Wednesday August 15, 2018
Anyone in the cannabis industry will tell you that compliance is a headache, but necessary toward achieving a legitimized cannabis industry. Compliance oftentimes occupies the lion’s share of time and energy in a given dispensary day. It was a factor for many years in delaying California’s move to full legalization despite being an early medical state, and is often cited among non-legalized states as a roadblock to local efforts. Still, regulatory compliance remains one of the most crucial pillars of the cannabis industry. And those same people that bemoan regulation on a daily basis will tell you in the same breath, regulation is far preferable to the alternative: returning to the black market. Let’s take a closer look into the world of cannabis compliance and give you a better feel for just how essential it really is.
Why Cannabis Compliance is Important
In many ways, the resistance to restriction is understandable and questioning unfair regulation is comingled with ideals of our very national identity. Regulation can stifle progress, and there are certainly areas within cannabis regulation that could use updating, fixing and better communication.
However, the success of legalized cannabis is a direct result of effective regulation. It keeps the market safe and stable, both of which are desperately needed for a nascent market to survive.
The real-world implications of difference in regulation can be seen between Colorado and Oregon. In 2017, Oregon postal agents seized over two and a half times more product than had been seized through the mail in Colorado in the previous four years combined. The surplus of product moving from the legal market to the black market is a direct result of lax production guidelines in Oregon grows compared to stricter ones in Colorado.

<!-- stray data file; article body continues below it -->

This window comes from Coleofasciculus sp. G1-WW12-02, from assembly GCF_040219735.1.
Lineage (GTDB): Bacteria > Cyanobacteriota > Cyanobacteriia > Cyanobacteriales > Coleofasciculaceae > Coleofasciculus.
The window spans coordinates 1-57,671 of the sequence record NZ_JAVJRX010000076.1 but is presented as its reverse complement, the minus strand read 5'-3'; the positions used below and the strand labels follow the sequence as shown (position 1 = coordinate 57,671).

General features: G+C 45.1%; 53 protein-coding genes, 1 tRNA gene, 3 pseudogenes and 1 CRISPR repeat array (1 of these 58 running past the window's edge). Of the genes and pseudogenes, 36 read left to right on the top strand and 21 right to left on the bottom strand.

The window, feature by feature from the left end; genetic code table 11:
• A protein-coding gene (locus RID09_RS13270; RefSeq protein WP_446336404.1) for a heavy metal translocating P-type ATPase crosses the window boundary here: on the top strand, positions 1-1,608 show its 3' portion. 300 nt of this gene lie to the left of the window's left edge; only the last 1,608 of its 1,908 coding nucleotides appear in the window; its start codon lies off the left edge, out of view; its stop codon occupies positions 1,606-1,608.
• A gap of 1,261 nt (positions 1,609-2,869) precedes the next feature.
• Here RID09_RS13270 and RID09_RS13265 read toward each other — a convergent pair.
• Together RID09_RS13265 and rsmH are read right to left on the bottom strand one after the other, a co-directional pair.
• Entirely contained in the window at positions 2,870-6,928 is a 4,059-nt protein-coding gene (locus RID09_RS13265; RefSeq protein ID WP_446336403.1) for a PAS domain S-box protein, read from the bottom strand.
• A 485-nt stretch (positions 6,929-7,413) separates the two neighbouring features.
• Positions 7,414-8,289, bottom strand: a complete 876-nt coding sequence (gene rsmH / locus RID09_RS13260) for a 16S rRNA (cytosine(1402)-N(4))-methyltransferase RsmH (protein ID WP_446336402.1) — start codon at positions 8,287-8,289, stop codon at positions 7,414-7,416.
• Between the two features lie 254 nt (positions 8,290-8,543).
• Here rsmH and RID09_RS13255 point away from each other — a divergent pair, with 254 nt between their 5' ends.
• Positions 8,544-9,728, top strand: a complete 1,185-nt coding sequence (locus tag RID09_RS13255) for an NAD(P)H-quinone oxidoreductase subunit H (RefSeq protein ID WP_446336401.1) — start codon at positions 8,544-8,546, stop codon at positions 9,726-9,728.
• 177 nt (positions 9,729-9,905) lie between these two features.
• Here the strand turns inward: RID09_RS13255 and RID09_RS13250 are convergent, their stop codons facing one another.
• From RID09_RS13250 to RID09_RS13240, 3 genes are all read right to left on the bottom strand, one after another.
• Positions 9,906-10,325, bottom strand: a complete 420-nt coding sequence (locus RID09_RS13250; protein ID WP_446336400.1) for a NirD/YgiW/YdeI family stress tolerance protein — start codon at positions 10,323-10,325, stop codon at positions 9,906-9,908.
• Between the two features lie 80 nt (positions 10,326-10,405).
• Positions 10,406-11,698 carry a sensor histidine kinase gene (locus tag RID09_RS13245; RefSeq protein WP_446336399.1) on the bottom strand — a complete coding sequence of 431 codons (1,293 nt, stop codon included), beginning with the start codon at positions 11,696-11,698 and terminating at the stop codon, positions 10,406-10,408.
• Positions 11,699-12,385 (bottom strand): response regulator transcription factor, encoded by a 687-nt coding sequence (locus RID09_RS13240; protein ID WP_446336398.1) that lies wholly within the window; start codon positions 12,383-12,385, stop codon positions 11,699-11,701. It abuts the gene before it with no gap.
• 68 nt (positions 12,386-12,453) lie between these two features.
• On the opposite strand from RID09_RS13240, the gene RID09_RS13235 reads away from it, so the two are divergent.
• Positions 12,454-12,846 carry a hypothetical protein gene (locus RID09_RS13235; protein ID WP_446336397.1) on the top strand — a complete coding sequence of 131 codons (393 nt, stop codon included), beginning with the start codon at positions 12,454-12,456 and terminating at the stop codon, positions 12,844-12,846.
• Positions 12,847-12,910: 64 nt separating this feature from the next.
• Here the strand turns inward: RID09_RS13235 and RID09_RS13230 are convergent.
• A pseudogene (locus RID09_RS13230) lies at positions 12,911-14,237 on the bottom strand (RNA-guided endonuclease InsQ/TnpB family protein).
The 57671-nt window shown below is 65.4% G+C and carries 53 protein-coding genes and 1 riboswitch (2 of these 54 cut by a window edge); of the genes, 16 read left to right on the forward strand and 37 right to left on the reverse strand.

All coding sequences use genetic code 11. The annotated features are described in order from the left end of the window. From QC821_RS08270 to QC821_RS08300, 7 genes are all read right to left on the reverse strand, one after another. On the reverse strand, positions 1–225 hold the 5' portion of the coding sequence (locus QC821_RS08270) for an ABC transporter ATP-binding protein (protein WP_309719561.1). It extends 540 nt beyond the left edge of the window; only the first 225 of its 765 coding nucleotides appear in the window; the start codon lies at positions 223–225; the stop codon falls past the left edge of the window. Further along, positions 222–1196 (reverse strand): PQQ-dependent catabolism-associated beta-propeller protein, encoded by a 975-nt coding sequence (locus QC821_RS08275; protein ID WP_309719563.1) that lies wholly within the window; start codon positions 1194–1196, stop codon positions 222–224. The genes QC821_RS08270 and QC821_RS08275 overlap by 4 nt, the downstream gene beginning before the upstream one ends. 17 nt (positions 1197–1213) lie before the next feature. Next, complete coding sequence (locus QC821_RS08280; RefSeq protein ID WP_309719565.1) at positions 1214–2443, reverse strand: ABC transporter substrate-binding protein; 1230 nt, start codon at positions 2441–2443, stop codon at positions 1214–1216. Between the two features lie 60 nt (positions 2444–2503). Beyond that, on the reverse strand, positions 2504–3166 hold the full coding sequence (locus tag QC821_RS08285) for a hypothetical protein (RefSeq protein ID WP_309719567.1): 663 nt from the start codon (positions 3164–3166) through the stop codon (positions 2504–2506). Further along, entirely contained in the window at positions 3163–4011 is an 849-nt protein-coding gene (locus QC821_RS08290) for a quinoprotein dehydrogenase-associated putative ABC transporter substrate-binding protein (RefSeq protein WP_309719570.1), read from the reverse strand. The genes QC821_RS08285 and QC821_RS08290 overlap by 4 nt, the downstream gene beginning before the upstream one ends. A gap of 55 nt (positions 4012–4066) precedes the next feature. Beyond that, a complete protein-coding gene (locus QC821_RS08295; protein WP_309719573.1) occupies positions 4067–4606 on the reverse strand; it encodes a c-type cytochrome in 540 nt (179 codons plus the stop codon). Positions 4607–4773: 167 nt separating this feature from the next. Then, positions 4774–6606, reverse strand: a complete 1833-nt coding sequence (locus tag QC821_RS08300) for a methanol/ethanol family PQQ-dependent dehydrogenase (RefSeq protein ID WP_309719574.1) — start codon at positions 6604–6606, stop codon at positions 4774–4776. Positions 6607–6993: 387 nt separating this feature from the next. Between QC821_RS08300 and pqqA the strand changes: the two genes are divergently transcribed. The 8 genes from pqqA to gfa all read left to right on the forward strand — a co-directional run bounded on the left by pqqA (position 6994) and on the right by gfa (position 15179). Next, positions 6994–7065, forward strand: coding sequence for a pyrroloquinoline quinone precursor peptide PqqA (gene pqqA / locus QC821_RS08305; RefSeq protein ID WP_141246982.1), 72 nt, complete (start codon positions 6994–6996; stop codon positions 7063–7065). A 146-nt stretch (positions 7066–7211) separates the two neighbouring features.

While deregulation lead to extremely low costs of cannabis in Oregon, a temporary boon to the end consumer, the flooded market has hurt producers who are now operating at a loss and turning to the black market to recoup costs. It is an unsustainable model that is likely to have large implications in the years to come as the national and global cannabis markets develop.
It is this fragile transitional state that regulation helps the most. Due to the hindrance federal guidelines, ideals of the free market are difficult to apply to cannabis. Until the market can truly enter into the larger world economy as other goods, the mire of guidelines is needed to brace against collapse.
How Regulations Strengthen the Legal Market
Though it is among the most heavily regulated sectors of commerce, cannabis is hardly alone in the landscape of goods affected by strict regulation. Alcohol and tobacco sales are the easiest analogs, but in reality fisherman are more highly regulated.
Knowing various size limits can be the difference between a successful day on the water or taking a felony charge for your local fisherman. Going to jail over a tail not being long enough seems extreme, but fishing guidelines ensure that future generations will be able to eat. These simple things can have large impact.